I frequently receive inquiries about how my sensor works and why it’s more affordable and less bulky compared to others. People often ask if it can be used on their water meters.
I initiated this project a year ago with the intention of monitoring my annual water usage and learning how to conserve water. Upon researching existing designs, I discovered that most sensor-based products focused on proximity sensors, which resulted in bulky housings and limited precision. Hence, I explored alternative methods, leading to the development of the following sensor.
The image below depicts a meter commonly used in many Dutch households.
A red disk rotates with each liter of water used, and an arrow on the disk indicates the consumption in milliliters.
The Muino water meter is positioned over the water meter itself, and light sensors detect whether the disk is under the light sensor or not.
The water meter reader has three sensors placed 120 degrees apart, enabling the identification of the water meter’s position. A green low-power LED enhances the contrast for the light sensor, making everything that is not green appear black and white.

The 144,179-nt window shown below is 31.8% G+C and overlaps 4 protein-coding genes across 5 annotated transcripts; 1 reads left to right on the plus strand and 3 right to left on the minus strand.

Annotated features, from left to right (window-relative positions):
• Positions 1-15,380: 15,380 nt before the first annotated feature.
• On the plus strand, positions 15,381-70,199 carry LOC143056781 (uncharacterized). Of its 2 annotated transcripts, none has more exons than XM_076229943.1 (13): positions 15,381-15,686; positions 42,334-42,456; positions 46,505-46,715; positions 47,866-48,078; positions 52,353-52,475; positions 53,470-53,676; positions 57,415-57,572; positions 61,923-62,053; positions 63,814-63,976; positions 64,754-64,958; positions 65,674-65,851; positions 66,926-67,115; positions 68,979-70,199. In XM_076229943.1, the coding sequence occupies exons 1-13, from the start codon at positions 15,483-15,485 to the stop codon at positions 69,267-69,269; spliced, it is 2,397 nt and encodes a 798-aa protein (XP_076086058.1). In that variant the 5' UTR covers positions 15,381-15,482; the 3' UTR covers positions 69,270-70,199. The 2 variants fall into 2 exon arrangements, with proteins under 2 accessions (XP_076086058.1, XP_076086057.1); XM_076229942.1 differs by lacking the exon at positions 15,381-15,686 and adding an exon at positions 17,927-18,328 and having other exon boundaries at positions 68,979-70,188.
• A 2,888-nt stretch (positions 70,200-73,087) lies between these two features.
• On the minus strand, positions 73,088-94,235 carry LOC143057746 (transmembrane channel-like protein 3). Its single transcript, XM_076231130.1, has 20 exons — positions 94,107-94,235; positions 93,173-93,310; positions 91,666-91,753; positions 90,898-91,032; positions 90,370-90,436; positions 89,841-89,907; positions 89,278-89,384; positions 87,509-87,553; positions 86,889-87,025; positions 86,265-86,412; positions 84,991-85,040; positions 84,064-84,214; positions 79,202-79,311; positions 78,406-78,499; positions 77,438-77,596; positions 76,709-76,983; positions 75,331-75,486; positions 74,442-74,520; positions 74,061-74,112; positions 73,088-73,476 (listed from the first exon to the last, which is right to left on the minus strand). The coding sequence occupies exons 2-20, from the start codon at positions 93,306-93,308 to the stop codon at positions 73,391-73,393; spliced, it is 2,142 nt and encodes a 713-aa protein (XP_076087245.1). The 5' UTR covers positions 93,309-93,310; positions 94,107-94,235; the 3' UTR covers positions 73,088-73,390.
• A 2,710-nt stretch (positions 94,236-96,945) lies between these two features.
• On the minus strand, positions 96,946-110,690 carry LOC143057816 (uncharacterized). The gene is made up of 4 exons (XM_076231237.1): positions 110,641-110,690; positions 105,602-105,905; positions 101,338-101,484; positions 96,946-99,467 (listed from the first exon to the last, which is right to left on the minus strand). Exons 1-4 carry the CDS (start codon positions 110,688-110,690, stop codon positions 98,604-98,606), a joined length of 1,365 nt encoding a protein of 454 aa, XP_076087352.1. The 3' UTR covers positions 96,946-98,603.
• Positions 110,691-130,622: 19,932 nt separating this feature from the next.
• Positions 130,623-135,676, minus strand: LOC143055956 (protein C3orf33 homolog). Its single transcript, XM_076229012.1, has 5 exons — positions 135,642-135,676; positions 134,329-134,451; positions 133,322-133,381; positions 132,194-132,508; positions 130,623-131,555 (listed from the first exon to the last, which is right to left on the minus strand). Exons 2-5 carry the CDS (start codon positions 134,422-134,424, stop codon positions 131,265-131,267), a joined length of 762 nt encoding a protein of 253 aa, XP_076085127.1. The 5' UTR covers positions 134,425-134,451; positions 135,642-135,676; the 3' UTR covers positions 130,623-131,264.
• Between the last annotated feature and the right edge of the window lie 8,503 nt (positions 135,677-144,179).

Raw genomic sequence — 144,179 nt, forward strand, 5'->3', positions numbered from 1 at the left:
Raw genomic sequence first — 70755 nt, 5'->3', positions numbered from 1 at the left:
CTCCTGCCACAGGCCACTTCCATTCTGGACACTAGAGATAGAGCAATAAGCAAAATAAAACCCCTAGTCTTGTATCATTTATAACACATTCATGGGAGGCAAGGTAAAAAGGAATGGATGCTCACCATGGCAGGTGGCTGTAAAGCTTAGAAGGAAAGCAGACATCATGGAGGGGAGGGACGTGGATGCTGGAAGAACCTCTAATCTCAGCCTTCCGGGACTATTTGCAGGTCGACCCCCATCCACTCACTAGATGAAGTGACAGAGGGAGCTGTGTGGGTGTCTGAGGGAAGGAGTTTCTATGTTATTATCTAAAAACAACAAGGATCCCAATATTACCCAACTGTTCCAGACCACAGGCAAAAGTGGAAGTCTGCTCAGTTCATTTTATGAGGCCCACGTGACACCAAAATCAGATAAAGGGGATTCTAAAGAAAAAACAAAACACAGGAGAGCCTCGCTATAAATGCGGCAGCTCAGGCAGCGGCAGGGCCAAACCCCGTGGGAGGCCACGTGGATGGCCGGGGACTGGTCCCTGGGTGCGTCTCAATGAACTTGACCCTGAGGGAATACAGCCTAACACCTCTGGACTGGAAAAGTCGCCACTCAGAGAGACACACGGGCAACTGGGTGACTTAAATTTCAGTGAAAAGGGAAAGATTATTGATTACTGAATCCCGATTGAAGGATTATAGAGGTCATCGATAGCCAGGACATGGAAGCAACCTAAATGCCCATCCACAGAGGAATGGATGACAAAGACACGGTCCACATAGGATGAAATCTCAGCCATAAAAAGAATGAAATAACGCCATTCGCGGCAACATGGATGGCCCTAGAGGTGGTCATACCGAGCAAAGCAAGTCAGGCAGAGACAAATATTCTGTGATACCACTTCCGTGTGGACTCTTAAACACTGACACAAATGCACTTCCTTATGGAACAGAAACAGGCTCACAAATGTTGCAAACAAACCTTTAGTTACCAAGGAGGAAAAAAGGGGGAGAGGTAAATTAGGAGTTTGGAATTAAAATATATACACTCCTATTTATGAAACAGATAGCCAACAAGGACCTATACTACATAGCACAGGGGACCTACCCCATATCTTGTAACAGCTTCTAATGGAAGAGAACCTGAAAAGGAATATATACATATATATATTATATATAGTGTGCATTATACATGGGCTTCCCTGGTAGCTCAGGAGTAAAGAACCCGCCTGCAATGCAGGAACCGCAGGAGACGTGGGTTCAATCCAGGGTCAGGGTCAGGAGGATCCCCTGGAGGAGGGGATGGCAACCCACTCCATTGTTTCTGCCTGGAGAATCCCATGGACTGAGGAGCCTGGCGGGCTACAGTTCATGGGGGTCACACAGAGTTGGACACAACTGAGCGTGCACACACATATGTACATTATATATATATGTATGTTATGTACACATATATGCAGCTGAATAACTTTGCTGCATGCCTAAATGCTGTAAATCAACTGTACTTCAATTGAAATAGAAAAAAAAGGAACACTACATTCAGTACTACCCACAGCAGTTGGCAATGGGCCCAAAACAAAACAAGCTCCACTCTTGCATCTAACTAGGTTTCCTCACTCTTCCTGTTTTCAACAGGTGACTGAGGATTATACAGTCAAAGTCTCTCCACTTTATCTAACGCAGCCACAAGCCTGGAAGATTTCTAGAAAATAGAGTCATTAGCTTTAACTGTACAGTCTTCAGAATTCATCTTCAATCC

The signals produced by the three light sensors are sinus waves. Auto-correlation is used in our implemented model to precisely determine the position of the water meter. After calculating the position, the amount of water used can be accurately determined.
The three signals, spaced 120 degrees apart, go to our implemented model, ensuring precise position identification and water usage calculation. A rotating disk, is represented on a scale from 0 to 14. When the position reaches 14, it starts again from 0, like a loop. In our model, it’s crucial to keep track of whether a new cycle has begun. This indicates that a new liter (unit of measurement) has started. So, we’re essentially monitoring when the position resets to 0, signaling the start of a new cycle or liter.
This is how the Muino water meter sensor combines principles from three-phase electrical engineering with different sensing techniques.
Why So Cheap?
The sensor utilizes simple light sensors and a WiFi module, making it cost-effective. Large-scale production allows for low sensor creation costs. The affordability is also attributed to the project being a hobby, driven by passion rather than financial motives, eliminating significant risks.